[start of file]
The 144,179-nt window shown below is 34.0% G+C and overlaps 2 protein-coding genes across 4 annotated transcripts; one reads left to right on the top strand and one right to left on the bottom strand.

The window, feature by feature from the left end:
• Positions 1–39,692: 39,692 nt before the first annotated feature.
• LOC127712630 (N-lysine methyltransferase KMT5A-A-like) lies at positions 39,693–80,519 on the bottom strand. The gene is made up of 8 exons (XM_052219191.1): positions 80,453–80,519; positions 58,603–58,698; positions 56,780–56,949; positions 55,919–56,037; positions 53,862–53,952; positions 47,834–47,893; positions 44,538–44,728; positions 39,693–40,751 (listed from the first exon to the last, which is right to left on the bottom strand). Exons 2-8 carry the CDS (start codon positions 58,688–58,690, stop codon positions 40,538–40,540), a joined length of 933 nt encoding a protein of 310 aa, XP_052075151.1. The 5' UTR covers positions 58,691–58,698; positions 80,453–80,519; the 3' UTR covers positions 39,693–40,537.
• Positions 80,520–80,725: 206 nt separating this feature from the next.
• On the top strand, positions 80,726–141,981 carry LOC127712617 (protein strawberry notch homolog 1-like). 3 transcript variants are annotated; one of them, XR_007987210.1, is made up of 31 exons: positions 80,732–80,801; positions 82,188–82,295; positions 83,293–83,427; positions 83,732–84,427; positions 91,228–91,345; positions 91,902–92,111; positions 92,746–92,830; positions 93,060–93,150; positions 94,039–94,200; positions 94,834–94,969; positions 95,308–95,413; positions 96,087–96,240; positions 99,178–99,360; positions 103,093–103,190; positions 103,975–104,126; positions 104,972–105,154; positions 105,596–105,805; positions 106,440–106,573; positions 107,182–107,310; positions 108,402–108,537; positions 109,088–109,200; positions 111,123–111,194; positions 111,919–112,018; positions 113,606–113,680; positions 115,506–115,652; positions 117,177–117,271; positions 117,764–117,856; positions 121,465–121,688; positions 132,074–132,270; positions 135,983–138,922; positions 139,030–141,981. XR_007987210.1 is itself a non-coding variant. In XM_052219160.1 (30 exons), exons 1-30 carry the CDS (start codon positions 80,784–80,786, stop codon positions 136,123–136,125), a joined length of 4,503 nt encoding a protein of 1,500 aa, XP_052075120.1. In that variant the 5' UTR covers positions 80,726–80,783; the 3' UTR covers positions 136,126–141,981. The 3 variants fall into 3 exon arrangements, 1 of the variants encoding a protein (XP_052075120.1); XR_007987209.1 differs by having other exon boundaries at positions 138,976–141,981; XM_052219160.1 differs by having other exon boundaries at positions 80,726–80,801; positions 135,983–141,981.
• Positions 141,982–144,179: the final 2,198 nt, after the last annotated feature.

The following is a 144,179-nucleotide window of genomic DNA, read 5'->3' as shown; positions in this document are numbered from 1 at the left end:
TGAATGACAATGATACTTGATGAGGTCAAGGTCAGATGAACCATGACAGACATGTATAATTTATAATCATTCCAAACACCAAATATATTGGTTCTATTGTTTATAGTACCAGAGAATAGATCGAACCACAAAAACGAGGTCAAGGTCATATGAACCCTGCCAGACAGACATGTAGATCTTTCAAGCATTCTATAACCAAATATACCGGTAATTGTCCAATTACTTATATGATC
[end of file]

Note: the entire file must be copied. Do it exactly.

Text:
The 144,179-nt window shown below is 34.0% G+C and overlaps 2 protein-coding genes across 4 annotated transcripts; one reads left to right on the top strand and one right to left on the bottom strand.

The window, feature by feature from the left end:
• Positions 1–39,692: 39,692 nt before the first annotated feature.
• LOC127712630 (N-lysine methyltransferase KMT5A-A-like) lies at positions 39,693–80,519 on the bottom strand. The gene is made up of 8 exons (XM_052219191.1): positions 80,453–80,519; positions 58,603–58,698; positions 56,780–56,949; positions 55,919–56,037; positions 53,862–53,952; positions 47,834–47,893; positions 44,538–44,728; positions 39,693–40,751 (listed from the first exon to the last, which is right to left on the bottom strand). Exons 2-8 carry the CDS (start codon positions 58,688–58,690, stop codon positions 40,538–40,540), a joined length of 933 nt encoding a protein of 310 aa, XP_052075151.1. The 5' UTR covers positions 58,691–58,698; positions 80,453–80,519; the 3' UTR covers positions 39,693–40,537.
• Positions 80,520–80,725: 206 nt separating this feature from the next.
• On the top strand, positions 80,726–141,981 carry LOC127712617 (protein strawberry notch homolog 1-like). 3 transcript variants are annotated; one of them, XR_007987210.1, is made up of 31 exons: positions 80,732–80,801; positions 82,188–82,295; positions 83,293–83,427; positions 83,732–84,427; positions 91,228–91,345; positions 91,902–92,111; positions 92,746–92,830; positions 93,060–93,150; positions 94,039–94,200; positions 94,834–94,969; positions 95,308–95,413; positions 96,087–96,240; positions 99,178–99,360; positions 103,093–103,190; positions 103,975–104,126; positions 104,972–105,154; positions 105,596–105,805; positions 106,440–106,573; positions 107,182–107,310; positions 108,402–108,537; positions 109,088–109,200; positions 111,123–111,194; positions 111,919–112,018; positions 113,606–113,680; positions 115,506–115,652; positions 117,177–117,271; positions 117,764–117,856; positions 121,465–121,688; positions 132,074–132,270; positions 135,983–138,922; positions 139,030–141,981. XR_007987210.1 is itself a non-coding variant. In XM_052219160.1 (30 exons), exons 1-30 carry the CDS (start codon positions 80,784–80,786, stop codon positions 136,123–136,125), a joined length of 4,503 nt encoding a protein of 1,500 aa, XP_052075120.1. In that variant the 5' UTR covers positions 80,726–80,783; the 3' UTR covers positions 136,126–141,981. The 3 variants fall into 3 exon arrangements, 1 of the variants encoding a protein (XP_052075120.1); XR_007987209.1 differs by having other exon boundaries at positions 138,976–141,981; XM_052219160.1 differs by having other exon boundaries at positions 80,726–80,801; positions 135,983–141,981.
• Positions 141,982–144,179: the final 2,198 nt, after the last annotated feature.

The following is a 144,179-nucleotide window of genomic DNA, read 5'->3' as shown; positions in this document are numbered from 1 at the left end:
TGAATGACAATGATACTTGATGAGGTCAAGGTCAGATGAACCATGACAGACATGTATAATTTATAATCATTCCAAACACCAAATATATTGGTTCTATTGTTTATAGTACCAGAGAATAGATCGAACCACAAAAACGAGGTCAAGGTCATATGAACCCTGCCAGACAGACATGTAGATCTTTCAAGCATTCTATAACCAAATATACCGGTAATTGTCCAATTACTTATATGATC